So writes Harry Starks in the fictional letter to The Times [1]. We can interpret Starks’s letter on two levels: as a fictional letter in itself implicitly accepting its veracity as a self-contained text colluding with the author, or on another level as a piece of allegedly external (true) text located within a piece of fiction, in collusion with the fictional character. What are we to do? We can read the letter as an independent self-contained text in itself yet at the same time, when the text ceases to have any obvious connection with our-known reality, as a coded message to the internal logic and plot of the fictional piece of work, reflecting the author’s own reality. Continue reading

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On Blogs and Totalitarianism

Hyperspace_exitNot long ago I started this blog but with considerable trepidation. I wondered what I could write about and whether anything I write about would be of any possible interest to the general but random reader in hyperspace and worried about the time involved. However, rather to my surprise it has been an exciting experience.  In this post I will try to reflect on the experience, describe my first ever post and try to develop some fresh connections between notions of legal positivism, democracy, ideology and economic totalitarianism.

The inspiration for my first ever post came from reading Ana França’s article published in the New Statesman on 27 June 2013.[1]  She described the way that the democratically elected government in Hungary used its overwhelming majority in parliament to amend existing constitutional protection for basic rights and freedoms, such as for instance freedom of expression, quite against the interests of the citizens and ultimately the long-term national interest. Continue reading

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Dinner at Lincoln’s Inn

lincolns-innOn Friday 1 November 2013 I was invited by the Honourable Society of Lincoln’s Inn for its annual Law Tutor’s Forum and a rather sumptuous dinner.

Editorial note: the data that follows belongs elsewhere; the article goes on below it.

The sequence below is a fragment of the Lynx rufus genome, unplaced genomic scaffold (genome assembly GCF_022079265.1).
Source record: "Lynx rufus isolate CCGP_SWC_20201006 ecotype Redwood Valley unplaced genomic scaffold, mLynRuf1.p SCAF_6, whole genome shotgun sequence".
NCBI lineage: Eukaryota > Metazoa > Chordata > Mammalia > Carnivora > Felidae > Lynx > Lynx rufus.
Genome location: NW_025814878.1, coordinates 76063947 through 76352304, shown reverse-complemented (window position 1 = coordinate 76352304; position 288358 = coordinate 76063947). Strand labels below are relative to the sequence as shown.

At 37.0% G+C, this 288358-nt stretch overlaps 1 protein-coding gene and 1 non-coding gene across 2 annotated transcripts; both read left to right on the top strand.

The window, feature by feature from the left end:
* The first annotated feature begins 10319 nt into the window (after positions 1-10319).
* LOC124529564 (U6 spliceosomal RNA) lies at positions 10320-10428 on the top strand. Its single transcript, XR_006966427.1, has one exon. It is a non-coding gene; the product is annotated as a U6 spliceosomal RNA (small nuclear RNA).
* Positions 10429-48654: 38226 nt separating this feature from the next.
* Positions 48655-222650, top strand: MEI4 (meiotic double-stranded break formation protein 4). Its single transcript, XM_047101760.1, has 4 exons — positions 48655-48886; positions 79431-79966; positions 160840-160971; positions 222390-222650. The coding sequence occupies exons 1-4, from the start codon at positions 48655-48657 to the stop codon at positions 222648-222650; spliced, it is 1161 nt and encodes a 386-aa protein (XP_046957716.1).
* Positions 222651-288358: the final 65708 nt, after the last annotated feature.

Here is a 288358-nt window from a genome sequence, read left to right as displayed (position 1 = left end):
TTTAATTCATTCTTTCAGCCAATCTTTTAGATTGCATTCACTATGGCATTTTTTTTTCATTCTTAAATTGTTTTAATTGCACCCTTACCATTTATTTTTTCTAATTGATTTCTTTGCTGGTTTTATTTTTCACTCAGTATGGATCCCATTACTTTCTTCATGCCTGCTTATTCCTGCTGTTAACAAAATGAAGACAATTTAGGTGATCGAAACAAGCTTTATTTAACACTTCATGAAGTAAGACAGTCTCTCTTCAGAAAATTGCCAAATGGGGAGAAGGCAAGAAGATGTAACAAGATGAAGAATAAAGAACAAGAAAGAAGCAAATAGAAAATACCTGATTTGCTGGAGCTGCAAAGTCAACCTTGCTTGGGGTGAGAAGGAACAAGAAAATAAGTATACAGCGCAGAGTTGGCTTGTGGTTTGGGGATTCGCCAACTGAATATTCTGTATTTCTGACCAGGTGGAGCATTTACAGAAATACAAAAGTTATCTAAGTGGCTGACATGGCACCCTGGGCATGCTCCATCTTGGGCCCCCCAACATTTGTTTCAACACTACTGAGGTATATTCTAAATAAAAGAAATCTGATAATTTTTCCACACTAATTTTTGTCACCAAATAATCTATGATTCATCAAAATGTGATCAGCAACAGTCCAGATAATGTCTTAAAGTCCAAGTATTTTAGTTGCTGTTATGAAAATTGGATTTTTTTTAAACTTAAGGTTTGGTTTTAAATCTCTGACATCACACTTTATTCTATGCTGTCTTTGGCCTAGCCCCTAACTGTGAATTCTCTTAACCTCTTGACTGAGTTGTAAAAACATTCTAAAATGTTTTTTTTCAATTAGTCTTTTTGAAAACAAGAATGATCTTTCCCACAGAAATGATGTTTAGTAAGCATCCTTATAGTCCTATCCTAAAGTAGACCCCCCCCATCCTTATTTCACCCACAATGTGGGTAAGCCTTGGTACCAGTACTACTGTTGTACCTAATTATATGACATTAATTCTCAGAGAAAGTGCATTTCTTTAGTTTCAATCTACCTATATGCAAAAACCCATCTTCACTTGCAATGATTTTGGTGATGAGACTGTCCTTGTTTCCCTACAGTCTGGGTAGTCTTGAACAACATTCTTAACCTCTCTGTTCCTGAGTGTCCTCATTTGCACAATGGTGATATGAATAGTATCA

An Inn is an association of lawyers mainly barristers organised for mutual support and education of barristers. Lincoln’s Inn is fortunate in being able to occupy about 11 acres of prime central London historical property behind the High Court and next to Lincoln’s Inn Square since about 1422.

The evening opened with a short talk on the current proposals for the reforms in legal education and training followed by a discussion.  The main concern revolved around the question of regulation of the way lawyers provide legal services to the public in the face of the political dominance of market ideology and whether, in the face of the ‘market’, the legal profession should continue to be regulated at the training stage following academic stage of legal education. Currently the Solicitors’ Regularity Authority and the Bar Standards Board between them regulate access to practice in the legal profession by assessing not only competencies but also ethical and professional standards. Continue reading

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On Resistance and narrow boats

P1030327On a rather wet evening last Friday, 8 November, 2013, I walked along a short stretch of the  Regents Canal at Kings Place, to the main campus of Central Saint Martins for a symposium ‘On Resistance’ and the launch of Professor Howard Caygill’s latest book entitledOn Resistance: A Philosophy of Defiance[1]

The event was organised by the London Graduate School and CRMEP[2] in association with Art & Philosophy @ Central Saint Martins. The glittering panel included Professors Jacqueline Rose, Peter Hallward, Costas Douzinas, Michael Dillon and Howard Caygill.[3]

The speakers told us about the possibilities of subjectivities of resistance, the transformative potentialities on the body politic of such events as The Occupy Movement, the August 2010 riots in London, or the Silent Man in Turkey, and even the socio-political significance of the 1960 riots in Paris. Continue reading

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Democracy and rule of law: The Hungarian goulash.

parliamentIn middle of Budapest, on the bank of the Danube facing Buda, stands Hungary’s Parliament.

It is a spectacular building, a stunning  political ‘cathedral’ of a building designed to honour the gods of democracy and late 19th Century Mittel-European culture and identity rising from the ashes of crumbling empires.

The presently rather strained and difficult relations Hungary is experiencing with the European Union (‘EU) follow significant constitutional changes introduced over the last two to three years which appear to effectively abolish the rule of law and democracy in Hungary. The episode also helps to illustrate the inherent weakness but also the strength of the dialectic in the idea of Europe, refreshing our appreciation of the ideas of rule of law, democracy and brute power politics. Continue reading